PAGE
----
It seems Microsoft is very close to taking away another advantage of owning an Apple iPad instead of one of its Surface tablets. A version of the Surface 2 tablet that it launched last year has cleared the FCC on its way to store shelves.
Documents detailing the 4G LTE version of the Surface 2 tablet were submitted to the Federal Communication’s Commission this week. The documents detail how the Surface 2 with 4G LTE will allow users to connect to wireless communication networks exactly the same way a smartphone does.
Companies are required to submit details about their products that connect to the United States’ telecommunication’s network to the FCC before they can be made available to users.
To be clear, Microsoft said that it would launch a 4G LTE-equipped Surface 2 last year. As such, these documents don’t really reveal anything new about Microsoft’s planning on than timing. Since announcing the Surface 2 with 4G LTE the company has kept quiet about any future plans for the Surface line. All of that being said, that the device is being cleared by the FCC does indicate that Microsoft is closer to launching the tablet.
Really, a successful launch of the Surface 2 is key for Microsoft for a couple of big reasons. No Surface has come equipped with the technology to date, that’s left all current Surface owners adding tethering to their smartphone’s data plan or searching for the nearest Wi-Fi hotspot.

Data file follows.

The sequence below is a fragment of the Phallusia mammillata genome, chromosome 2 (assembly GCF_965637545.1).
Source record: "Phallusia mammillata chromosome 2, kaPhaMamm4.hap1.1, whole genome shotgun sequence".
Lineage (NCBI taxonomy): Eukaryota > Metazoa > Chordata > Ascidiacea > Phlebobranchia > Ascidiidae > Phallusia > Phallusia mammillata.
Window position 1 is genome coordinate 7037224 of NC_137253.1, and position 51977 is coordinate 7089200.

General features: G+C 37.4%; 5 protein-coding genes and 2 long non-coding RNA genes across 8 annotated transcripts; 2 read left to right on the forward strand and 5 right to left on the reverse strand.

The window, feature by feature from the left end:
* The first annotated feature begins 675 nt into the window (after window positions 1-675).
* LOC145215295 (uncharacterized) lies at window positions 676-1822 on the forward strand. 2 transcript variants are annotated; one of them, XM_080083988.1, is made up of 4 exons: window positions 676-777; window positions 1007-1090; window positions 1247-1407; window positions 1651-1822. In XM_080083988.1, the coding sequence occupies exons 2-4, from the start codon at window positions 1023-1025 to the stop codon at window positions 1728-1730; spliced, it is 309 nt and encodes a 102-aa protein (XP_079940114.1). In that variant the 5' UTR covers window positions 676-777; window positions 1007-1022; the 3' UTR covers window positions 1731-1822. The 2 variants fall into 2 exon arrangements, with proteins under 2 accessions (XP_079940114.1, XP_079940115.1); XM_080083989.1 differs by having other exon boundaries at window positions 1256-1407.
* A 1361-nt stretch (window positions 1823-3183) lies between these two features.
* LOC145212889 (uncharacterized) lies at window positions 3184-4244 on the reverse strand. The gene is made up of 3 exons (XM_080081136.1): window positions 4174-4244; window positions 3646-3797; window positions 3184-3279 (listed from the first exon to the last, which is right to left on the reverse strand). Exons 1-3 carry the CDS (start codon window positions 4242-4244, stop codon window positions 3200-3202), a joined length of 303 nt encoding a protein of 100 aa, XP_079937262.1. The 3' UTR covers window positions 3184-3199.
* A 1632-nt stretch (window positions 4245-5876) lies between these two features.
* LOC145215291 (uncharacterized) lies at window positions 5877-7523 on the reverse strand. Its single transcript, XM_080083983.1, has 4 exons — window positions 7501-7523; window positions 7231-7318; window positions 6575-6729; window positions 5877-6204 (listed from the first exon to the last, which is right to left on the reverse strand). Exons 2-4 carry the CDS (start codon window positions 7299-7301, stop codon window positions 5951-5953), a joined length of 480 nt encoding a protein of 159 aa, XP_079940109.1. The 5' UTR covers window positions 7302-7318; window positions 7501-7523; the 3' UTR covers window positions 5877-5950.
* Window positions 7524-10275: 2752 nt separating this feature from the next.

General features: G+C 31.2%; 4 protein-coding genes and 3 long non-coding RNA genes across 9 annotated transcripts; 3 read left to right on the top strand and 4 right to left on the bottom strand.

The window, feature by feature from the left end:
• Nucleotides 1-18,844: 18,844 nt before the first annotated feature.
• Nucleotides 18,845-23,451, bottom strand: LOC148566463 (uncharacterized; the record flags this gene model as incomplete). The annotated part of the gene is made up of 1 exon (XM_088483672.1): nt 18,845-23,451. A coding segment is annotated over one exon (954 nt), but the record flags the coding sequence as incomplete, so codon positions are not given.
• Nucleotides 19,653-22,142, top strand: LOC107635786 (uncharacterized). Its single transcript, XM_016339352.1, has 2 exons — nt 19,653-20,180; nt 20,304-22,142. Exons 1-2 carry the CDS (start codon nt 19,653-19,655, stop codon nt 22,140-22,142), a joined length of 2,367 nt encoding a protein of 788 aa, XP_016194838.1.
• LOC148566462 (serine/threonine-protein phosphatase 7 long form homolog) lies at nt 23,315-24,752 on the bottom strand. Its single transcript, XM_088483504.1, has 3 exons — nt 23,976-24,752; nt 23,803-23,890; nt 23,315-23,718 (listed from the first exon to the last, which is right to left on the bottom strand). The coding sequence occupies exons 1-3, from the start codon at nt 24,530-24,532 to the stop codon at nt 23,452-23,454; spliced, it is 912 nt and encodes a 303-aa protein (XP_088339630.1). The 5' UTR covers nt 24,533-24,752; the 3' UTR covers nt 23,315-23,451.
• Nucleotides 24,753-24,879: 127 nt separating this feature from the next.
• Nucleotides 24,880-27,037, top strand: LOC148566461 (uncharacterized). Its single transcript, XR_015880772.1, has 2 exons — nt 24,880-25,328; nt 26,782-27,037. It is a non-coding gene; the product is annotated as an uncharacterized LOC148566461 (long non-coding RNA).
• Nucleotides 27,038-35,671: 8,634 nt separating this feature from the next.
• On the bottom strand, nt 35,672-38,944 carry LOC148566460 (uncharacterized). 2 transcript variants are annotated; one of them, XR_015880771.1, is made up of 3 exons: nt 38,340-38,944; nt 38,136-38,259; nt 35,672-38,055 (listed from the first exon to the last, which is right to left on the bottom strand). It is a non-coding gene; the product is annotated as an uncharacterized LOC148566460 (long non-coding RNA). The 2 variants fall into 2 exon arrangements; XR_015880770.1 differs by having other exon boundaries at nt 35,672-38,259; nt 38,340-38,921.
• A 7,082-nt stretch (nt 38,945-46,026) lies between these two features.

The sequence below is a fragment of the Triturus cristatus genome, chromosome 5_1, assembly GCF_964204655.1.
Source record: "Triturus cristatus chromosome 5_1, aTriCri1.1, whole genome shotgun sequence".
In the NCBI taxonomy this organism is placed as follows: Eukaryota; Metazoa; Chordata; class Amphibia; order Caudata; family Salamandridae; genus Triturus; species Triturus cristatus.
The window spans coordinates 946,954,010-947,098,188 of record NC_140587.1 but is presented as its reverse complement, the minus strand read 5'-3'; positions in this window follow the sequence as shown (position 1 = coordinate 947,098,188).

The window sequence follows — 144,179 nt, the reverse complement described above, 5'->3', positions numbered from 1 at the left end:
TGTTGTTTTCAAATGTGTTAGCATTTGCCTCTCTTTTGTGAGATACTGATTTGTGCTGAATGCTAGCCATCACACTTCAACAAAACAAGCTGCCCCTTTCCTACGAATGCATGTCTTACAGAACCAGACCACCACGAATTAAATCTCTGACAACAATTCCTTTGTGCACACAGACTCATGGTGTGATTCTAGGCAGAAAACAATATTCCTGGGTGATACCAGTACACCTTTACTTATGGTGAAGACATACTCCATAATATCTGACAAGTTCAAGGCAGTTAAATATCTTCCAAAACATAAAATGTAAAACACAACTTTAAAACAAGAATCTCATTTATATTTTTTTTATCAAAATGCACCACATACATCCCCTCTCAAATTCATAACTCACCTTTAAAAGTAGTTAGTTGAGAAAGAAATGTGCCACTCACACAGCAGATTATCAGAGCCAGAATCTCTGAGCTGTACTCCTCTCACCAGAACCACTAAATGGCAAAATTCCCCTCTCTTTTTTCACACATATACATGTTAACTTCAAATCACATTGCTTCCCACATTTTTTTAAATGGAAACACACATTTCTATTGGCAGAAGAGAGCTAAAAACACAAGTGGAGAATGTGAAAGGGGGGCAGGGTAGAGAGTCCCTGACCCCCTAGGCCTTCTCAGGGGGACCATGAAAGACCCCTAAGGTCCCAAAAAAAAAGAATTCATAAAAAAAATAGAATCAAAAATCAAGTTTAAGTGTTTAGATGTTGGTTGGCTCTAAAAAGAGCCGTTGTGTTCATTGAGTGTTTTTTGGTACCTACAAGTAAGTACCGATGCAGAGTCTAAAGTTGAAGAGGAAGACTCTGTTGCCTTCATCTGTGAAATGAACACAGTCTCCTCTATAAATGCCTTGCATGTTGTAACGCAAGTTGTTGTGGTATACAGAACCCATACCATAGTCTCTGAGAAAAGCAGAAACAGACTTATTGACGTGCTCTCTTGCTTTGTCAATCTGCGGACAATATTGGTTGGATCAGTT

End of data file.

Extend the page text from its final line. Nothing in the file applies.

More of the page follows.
It’s also important because that’s an area where the iPad now dominates. If Microsoft can make inroads in that area it could go a long way toward bolstering the company’s tablet sales and attracting more app developers to the Windows Store.
So far, there’s no word on a potential launch date for the Surface 2 with 4G LTE. That Microsoft would have more to share about the device and other accessories it announced with the Surface 2 last October during it’s BUILD 2014 event in April does make sense. Pricing too remains a mystery, however it’s worth noting that the company sells the Wi-Fi only version of the Surface 2 for $449. Traditionally, LTE-equipped devices sell for more than their Wi-Fi only counterparts.